Star Wars creator George Lucas has sold his film production company Lucasfilm to The Walt Disney Company in a deal worth $4.05 billion.
George Lucas said: “It’s now time for me to pass Star Wars on to a new generation of film-makers.”
In a statement announcing the purchase, Disney said it planned to release a new Star Wars film, episode seven, in 2015.
That will be followed by episodes eight and nine and then one new movie every two or three years, the company said.
The last Star Wars film was 2005’s Revenge of the Sith, and Disney said it believed there was “substantial pent-up demand”.
Disney will pay about half in cash and half in stock, issuing 40 million Disney shares in the transaction.
The deal follows Disney’s acquisitions of Pixar studios for $7.4 billion in 2006 and Marvel comics for $4.2 billion in 2009.
“Our valuation of Lucasfilm is roughly comparable to the value we placed on Marvel when we announced that acquisition in 2009,” Disney said, adding that the valuation was almost entirely driven by the Star Wars franchise.
Star Wars creator George Lucas has sold his film production company Lucasfilm to The Walt Disney Company
George Lucas launched Lucasfilm in 1971 and the first Star Wars film was released in 1977.
“For the past 35 years, one of my greatest pleasures has been to see Star Wars passed from one generation to the next,” George Lucas said.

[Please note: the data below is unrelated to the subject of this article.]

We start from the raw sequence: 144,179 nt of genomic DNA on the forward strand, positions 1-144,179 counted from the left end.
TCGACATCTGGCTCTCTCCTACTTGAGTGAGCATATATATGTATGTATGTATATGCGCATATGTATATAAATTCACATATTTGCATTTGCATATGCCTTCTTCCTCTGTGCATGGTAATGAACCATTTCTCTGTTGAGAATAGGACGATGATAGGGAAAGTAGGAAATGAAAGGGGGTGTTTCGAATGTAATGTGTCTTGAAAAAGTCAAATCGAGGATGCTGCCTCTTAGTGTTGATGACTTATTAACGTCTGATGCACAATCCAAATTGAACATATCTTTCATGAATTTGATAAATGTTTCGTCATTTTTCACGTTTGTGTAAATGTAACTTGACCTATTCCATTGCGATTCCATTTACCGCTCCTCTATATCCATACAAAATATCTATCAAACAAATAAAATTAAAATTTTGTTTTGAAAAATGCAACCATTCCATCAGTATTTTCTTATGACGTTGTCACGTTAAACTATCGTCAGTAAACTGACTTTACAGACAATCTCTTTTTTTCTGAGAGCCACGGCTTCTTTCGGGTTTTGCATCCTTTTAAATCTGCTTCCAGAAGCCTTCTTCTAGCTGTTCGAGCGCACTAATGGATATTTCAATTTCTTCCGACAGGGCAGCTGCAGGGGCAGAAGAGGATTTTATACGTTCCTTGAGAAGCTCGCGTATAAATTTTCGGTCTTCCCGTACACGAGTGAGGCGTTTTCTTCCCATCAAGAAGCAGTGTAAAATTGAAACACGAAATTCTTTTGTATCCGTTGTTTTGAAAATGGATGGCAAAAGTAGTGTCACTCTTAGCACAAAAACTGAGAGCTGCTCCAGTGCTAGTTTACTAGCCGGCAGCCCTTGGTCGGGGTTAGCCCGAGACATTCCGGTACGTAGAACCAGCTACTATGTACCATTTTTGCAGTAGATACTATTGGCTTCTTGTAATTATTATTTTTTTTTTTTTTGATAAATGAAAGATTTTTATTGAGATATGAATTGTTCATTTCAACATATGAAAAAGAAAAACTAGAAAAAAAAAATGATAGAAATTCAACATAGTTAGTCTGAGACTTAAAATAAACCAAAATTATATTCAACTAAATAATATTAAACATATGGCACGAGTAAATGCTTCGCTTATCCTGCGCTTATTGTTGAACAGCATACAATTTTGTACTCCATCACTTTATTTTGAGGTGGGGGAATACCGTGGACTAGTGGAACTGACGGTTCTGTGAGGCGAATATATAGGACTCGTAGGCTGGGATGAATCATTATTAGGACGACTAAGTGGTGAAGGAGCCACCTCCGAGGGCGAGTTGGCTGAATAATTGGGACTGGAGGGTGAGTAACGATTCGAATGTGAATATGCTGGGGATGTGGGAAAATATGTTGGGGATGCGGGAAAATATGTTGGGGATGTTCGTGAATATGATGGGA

“I’ve always believed that Star Wars could live beyond me, and I thought it was important to set up the transition during my lifetime.”
George Lucas will continue as a creative consultant.
Kathleen Kennedy, currently co-chairman of Lucasfilm, will become president of the firm and will be the executive producer on the new Star Wars films.
When the later Star Wars films were released in the 1990s and 2000s, although they did well at the box office, they were generally not well-received by fans.
But Josh Dickey, film editor at Variety magazine in LA, said that Disney was a “great fit” to update Star Wars.
“They’re so good at branding and brands. They’re so good at working with existing intellectual property and making it resonate with fans and marketing it very well,” he said.
“They’re not as good at creating original content, except for their Pixar division.
“I think if you bring together the minds from Pixar [and] the minds from Disney, the news that Disney is going to reboot Star Wars was a lot more exciting to fans than just <<there’s gonna be another Star Wars>>.”
Lucasfilm is also the production company behind the Indiana Jones franchise, and fantasy films Willow and Labyrinth.
Michael Corty, analyst at Morning Star, said Disney’s deal was clearly part of a pattern in buying new franchises.
“Pixar was the first big one, then Marvel, and now this one here,” he said.
“Because Lucas is private, I would assume most investors would be surprised.”